Notably, BlackCat claimed that they did not encrypt any of Estée Lauder’s systems, but they threatened to reveal more details about the stolen data unless negotiations were initiated. The potential exposure of sensitive information could affect customers, company employees, and suppliers. The attack has caused significant disruption to parts of the company’s business operations, as stated in their SEC filing.



  1. Google Cloud Build Vulnerability Raises Supply Chain Attack Concerns

 

A vulnerability in Google Cloud Build, known as Bad.Build, has raised concerns about potential supply chain attacks for organizations using the Artifact Registry as their primary or secondary image repository. Security researchers from Orca Security and Rhino Security Lab independently reported the issue.

 

Orca Security researcher Roi Nisimi highlighted that the vulnerability allows attackers to escalate privileges by exploiting the cloudbuild.builds.create permission. This could enable attackers to tamper with Google Kubernetes Engine (GKE) docker images using artifactregistry permissions and run code inside the docker container with root privileges.

 

After the issue was reported, the Google Security Team implemented a partial fix by revoking the logging.privateLogEntries.list permission from the default Cloud Build Service Account. However, this measure didn’t directly address the underlying vulnerability in the Artifact Registry, leaving the privilege escalation vector and the supply chain risk still intact.

 

Google Cloud Build customers are advised to modify the default Cloud Build Service Account permissions to match their specific needs and remove entitlement credentials that go against the Principle of Least Privilege (PoLP) to mitigate the privilege escalation risks.

 

Supply chain attacks have had far-reaching consequences in recent cybersecurity incidents like the SolarWinds, 3CX, and MOVEit attacks. Therefore, organizations using Google Cloud Build need to be vigilant and implement cloud detection and response capabilities to identify anomalies and reduce the risk of potential supply chain attacks.

 

In response to the discovery, a Google spokesperson expressed appreciation for the researchers’ efforts and confirmed that a fix based on their report had been incorporated in a security bulletin issued in early June. Google also emphasized its commitment to identifying and addressing vulnerabilities through its Vulnerability Rewards Program.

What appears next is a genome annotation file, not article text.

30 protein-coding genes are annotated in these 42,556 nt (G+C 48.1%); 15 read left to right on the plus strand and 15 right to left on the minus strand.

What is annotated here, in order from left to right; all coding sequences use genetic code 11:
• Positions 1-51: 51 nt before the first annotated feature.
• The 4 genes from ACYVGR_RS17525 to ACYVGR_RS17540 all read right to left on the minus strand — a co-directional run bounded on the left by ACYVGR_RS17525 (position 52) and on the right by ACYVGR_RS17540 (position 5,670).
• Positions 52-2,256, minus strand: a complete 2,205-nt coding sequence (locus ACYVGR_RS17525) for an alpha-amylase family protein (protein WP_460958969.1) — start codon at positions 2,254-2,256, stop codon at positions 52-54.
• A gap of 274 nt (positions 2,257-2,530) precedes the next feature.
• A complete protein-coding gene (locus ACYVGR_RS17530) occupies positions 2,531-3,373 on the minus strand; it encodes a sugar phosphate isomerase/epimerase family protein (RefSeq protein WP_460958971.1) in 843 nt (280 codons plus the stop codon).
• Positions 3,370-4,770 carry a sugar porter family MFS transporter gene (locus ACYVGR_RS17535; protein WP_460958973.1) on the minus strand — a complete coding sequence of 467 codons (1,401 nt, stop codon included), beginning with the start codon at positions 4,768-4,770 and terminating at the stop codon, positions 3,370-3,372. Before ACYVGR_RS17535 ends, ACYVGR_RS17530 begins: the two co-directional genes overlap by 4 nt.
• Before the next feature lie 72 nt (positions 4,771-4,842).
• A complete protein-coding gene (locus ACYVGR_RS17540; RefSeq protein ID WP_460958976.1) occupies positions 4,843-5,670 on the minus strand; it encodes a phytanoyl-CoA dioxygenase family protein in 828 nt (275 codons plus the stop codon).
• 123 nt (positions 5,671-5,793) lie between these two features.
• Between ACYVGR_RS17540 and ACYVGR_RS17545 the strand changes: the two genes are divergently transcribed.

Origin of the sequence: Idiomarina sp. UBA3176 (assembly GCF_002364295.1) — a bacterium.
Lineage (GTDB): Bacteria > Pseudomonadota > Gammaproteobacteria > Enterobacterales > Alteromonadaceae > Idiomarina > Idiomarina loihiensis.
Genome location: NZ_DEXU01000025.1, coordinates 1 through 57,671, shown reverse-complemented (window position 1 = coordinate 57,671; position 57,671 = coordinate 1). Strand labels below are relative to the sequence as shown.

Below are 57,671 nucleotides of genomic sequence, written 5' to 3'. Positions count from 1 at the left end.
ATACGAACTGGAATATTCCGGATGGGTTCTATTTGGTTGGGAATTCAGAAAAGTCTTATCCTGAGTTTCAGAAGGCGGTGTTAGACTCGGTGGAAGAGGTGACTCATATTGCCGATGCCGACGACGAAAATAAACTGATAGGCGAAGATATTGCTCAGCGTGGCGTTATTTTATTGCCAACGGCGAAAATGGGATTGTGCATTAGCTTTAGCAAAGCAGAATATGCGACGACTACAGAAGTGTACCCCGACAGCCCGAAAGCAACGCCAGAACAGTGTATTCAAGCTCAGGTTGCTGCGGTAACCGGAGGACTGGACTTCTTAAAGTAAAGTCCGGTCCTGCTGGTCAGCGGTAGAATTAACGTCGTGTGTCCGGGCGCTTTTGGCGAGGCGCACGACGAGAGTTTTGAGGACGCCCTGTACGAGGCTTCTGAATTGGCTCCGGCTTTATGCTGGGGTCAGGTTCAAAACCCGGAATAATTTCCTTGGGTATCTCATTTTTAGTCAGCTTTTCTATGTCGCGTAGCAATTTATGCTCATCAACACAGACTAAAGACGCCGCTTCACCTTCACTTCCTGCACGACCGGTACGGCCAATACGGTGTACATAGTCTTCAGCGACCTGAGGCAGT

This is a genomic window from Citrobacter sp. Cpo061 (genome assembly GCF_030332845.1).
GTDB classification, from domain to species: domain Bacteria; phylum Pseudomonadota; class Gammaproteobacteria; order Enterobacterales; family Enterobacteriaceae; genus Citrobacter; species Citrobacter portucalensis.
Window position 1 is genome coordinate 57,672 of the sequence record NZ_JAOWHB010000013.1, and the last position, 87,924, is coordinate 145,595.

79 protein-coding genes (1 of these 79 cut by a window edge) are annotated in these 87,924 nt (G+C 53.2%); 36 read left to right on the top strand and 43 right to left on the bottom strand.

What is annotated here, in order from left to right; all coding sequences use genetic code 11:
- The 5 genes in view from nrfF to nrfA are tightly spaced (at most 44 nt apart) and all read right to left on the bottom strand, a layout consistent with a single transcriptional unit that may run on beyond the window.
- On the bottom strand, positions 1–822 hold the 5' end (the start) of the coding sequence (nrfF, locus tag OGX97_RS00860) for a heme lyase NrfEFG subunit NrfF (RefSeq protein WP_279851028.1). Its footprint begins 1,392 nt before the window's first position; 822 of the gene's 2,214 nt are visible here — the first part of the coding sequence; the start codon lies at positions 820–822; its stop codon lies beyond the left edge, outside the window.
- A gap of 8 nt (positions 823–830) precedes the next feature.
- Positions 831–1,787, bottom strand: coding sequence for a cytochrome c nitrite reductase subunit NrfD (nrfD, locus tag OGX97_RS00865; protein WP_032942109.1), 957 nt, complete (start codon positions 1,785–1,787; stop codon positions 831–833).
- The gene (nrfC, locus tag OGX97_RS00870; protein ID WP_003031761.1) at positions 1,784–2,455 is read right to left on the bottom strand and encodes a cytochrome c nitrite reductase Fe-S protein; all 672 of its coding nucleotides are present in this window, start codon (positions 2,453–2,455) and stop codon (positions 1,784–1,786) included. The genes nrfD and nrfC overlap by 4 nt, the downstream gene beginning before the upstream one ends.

As I wrap up this month’s breach blog, I must address IBM Security’s annual “Cost of a Data Breach Report.” The report reveals that the global average cost of a data breach has reached an all-time high of $4.45 million in 2023, marking a 15% increase over the past three years. Below I’ve outlined key findings. 

 

Key Highlights From the Report:

 

AI and Automation Accelerate Breach Identification and Containment: Organizations extensively employing AI and automation experienced a significantly shorter data breach lifecycle, reducing it by 108 days compared to organizations not leveraging these technologies (214 days vs. 322 days). This reduction resulted in nearly $1.8 million in lower data breach costs, making AI and automation the most impactful cost-saving measures identified in the report.

 

Silence is Costly in Ransomware Attacks:

 

Ransomware victims who involved law enforcement in their response saved an average of $470,000 in breach costs compared to those who chose not to involve law enforcement. Despite this potential benefit, 37% of the ransomware victims studied did not engage law enforcement during an attack, leading to longer breach lifecycles and increased costs.

 

Detection Gaps Persist:

Only one-third of the studied breaches were discovered by the organization’s own security team, while 27% were disclosed by the attacker, and 40% were disclosed by neutral third parties like law enforcement. Breaches identified by the organizations themselves incurred nearly $1 million less in breach costs compared to those disclosed by the attackers. This is where conducting regular assessments comes into play. The report emphasizes that early detection and rapid response are crucial in reducing the impact of a breach. Organizations are encouraged to invest in threat detection and response approaches, to bolster their cybersecurity defenses.



While this month’s update is on the longer side, I hope you’ve learned and realized just how important conducting regular security checks is for your business and entire supply chain. Findings automates assessment and audit processes, to help you stay compliant, while ensuring that your supply chain is secure.